dix, portrait of the journalist sylvia von harden, 1926

 

In the Portrait of the Journalist Sylvia von Harden, Otto Dix is demonstrating the “new woman” that was emerging in Germany during the 1920’s.  His demonstration is showing the social changes that were present during this time in Germany. The new woman, or “neue frau” in German, was a woman who left all previous conventions of what a woman was supposed to be behind.  This new woman smoked, drank, was career oriented, and didn’t care much about marriage or creating a family.  This was not the way in which women acted before this time.  I will show how Dix’s painting encapsulates the idea of the new woman in Germany and the societal shifts that were happening during this time.

In the portrait, Dix has portrayed Sylvia in a mannish way.  Her posture is slumped and it is obvious that she is not trying to look beautiful.  She is making an ugly grimacing face instead of smiling.  She is painted sitting at a table in a café with a cigarette in her right hand and a cocktail sitting on the table.  We can tell she is not very concerned with the way that she looks.  Evidence for this is found by looking at her stockings, which are falling down below the line of her dress.  The clothes that she is wearing are also not very flattering.  The dress does not show very much of her womanly figure.  One of her hands is residing over the place on her body here her breasts should be while the other hand is resting over her pelvic region.  By positioning Sylvia in this manner, Dix is covering up all of the physical attributes that make her a woman.  Sylvia is also sporting a rather masculine haircut.  The only real evidence that the person in this portrait is a woman is that she is wearing a dress.  All of the manly features that Sylvia is displaying contrast greatly with the chair that she is sitting in.  The chair is very ornate, beautiful and flowery.   This juxtaposition of the way that Sylvia looks serves as a comparison between the way women were thought of before this time period and their new position in society.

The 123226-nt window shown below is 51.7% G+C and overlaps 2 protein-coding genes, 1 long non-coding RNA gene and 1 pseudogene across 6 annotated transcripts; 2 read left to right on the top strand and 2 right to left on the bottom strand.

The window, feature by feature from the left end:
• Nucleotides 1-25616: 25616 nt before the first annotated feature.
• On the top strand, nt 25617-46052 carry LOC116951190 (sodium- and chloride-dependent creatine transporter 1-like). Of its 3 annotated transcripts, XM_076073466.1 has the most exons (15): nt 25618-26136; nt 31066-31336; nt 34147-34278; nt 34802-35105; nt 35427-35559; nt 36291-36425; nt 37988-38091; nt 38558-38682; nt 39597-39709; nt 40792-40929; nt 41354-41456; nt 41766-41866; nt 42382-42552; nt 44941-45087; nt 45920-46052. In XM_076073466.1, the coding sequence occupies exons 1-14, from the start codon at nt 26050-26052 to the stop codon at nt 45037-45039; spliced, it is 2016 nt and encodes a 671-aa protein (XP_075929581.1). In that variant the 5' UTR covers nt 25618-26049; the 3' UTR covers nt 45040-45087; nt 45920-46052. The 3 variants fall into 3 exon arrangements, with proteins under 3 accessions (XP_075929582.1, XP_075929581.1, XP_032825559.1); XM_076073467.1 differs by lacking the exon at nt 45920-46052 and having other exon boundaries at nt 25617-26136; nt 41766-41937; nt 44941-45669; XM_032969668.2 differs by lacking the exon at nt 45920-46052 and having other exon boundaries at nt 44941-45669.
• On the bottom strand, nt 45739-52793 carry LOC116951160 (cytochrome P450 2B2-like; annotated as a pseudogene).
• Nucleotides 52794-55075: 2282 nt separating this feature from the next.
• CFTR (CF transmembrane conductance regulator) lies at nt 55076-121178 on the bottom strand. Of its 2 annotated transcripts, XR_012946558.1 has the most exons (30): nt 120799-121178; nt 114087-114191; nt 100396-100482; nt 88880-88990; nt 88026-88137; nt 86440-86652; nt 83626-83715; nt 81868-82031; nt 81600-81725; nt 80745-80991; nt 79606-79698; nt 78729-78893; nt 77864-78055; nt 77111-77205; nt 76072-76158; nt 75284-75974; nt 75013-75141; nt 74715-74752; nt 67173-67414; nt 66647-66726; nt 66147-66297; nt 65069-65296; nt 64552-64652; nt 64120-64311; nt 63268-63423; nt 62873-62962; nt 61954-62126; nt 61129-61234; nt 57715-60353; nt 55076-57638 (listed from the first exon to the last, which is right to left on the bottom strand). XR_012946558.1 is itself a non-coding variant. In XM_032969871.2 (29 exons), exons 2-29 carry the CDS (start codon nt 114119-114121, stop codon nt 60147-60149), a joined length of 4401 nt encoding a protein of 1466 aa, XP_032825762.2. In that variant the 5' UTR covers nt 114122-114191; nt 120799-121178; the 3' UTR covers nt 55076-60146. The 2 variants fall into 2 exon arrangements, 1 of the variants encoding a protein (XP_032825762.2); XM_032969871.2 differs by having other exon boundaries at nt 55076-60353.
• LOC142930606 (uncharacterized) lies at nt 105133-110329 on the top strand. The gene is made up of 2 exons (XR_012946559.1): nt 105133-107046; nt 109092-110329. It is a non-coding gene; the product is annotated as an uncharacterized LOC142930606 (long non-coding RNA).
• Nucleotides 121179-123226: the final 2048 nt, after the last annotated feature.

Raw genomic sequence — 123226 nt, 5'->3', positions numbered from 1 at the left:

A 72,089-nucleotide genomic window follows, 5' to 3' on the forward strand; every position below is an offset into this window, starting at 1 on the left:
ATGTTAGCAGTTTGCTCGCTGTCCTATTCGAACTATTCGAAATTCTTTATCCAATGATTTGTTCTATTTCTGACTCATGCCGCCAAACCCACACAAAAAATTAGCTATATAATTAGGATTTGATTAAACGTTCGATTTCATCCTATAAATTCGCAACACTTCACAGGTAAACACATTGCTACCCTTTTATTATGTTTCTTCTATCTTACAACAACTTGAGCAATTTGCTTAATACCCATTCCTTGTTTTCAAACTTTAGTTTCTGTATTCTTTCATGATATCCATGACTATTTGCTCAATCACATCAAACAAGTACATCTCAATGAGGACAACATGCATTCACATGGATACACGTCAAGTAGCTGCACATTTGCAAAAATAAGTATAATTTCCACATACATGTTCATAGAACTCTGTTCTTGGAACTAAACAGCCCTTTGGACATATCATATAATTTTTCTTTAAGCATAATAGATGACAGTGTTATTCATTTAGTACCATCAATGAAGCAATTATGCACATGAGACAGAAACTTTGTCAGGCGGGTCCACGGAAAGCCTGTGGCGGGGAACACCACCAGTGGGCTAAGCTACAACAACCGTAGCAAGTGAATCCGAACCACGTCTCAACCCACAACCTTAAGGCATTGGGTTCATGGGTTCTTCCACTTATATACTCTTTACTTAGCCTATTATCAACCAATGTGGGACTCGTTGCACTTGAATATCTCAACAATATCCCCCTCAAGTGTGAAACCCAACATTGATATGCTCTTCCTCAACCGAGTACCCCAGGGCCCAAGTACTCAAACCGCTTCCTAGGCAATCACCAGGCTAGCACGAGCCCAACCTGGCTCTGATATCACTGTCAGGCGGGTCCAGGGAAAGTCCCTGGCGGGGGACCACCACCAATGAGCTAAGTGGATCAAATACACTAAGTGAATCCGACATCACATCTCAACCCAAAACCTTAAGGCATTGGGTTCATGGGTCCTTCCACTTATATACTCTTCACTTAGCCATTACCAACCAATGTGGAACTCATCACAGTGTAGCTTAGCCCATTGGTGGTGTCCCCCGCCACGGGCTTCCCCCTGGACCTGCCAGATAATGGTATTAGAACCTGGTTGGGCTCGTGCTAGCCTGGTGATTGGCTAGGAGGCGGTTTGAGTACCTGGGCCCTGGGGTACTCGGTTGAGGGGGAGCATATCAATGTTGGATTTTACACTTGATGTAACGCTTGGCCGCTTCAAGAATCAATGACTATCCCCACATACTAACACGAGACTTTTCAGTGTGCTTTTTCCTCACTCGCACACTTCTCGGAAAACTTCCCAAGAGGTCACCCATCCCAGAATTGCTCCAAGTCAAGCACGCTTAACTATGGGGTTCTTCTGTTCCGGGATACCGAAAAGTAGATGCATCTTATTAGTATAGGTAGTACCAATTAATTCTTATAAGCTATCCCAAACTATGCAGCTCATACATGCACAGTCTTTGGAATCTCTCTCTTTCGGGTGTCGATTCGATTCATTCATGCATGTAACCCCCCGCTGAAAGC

More evidence that Dix is portraying Sylvia as the new woman is by looking at her hands.  They are very large in proportion to her body and seem manly.  Also by looking at Sylvia’s hands we notice that there is no wedding ring.  Therefore she is single and uninhibited by the responsibilities of a husband or children.  Since she is not married, she has time to sit in cafes smoking and drinking instead of caring for her household.

Sylvia is wearing a monocle in her right eye.  Monocles are commonly associated with men and it is strange to find a woman sporting one.  She is wearing a monocle in order to better see what she is doing.  The monocle conveys a sense that she is concentrated on her career and has no time to focus on other more mundane things.  A career oriented woman was an aspect of the new woman that was found in Germany in the 1920’s and Dix could have portrayed her with a monocle to show the shift that was occurring in German society.  We also see that Sylvia is seated at a table for one.  This could be further evidence that she is concentrating on her work and too preoccupied by it to be bothered by the company of others.

Dix’s painting of Sylvia von Harden is a painting of the new woman that was emerging in Germany.  In essence, it is a picture of the new Germany in the post world war one era.

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